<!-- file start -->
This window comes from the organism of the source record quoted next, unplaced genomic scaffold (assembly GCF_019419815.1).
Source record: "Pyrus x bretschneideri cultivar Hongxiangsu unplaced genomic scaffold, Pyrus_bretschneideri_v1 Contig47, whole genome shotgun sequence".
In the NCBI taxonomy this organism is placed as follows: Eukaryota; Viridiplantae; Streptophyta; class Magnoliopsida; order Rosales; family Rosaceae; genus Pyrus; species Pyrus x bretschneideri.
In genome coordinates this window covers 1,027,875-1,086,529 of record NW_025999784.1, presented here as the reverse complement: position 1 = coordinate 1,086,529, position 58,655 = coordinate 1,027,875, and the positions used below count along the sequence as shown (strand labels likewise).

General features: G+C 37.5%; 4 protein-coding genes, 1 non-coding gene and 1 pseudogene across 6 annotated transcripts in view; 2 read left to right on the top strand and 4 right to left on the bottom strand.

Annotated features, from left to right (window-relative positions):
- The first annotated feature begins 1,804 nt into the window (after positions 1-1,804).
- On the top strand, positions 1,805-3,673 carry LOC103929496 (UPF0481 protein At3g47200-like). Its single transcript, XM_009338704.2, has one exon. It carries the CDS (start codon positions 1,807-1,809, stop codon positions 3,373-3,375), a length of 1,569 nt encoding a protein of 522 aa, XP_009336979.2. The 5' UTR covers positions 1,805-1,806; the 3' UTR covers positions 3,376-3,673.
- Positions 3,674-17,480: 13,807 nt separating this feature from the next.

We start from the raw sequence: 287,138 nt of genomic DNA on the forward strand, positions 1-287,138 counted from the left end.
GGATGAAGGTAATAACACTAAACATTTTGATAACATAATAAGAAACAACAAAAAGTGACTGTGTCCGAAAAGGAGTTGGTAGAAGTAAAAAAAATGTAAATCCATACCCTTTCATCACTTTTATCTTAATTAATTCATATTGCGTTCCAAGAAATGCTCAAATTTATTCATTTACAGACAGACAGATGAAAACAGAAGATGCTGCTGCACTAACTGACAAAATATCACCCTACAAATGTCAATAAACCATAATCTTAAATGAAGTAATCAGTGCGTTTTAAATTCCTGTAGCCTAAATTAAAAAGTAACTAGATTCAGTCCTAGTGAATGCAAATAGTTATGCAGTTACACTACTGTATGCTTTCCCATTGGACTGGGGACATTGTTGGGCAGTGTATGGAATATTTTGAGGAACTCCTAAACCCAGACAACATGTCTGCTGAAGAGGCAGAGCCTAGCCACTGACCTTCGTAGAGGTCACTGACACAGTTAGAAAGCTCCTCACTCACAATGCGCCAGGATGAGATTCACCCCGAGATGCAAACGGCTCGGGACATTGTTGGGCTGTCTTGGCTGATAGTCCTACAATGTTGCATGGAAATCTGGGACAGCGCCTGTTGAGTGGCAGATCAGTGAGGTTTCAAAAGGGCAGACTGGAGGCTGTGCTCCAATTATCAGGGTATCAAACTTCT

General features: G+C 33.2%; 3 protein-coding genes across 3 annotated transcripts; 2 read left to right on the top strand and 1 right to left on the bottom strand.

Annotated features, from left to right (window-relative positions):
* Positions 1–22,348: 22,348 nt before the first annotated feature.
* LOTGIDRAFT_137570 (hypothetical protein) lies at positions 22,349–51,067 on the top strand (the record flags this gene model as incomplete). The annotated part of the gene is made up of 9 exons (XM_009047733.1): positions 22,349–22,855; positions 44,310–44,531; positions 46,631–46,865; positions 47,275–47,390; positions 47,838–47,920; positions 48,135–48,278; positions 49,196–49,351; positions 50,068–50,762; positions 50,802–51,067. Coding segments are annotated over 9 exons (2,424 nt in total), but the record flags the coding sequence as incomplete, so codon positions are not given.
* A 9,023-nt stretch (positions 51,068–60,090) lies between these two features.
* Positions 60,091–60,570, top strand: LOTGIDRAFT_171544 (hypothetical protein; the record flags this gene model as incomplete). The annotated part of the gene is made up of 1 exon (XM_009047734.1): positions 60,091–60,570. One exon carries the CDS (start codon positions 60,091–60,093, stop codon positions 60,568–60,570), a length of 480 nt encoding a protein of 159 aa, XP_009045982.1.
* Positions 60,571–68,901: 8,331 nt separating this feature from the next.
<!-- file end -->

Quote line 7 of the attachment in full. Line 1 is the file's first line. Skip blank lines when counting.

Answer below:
- The first annotated feature begins 1,804 nt into the window (after positions 1-1,804).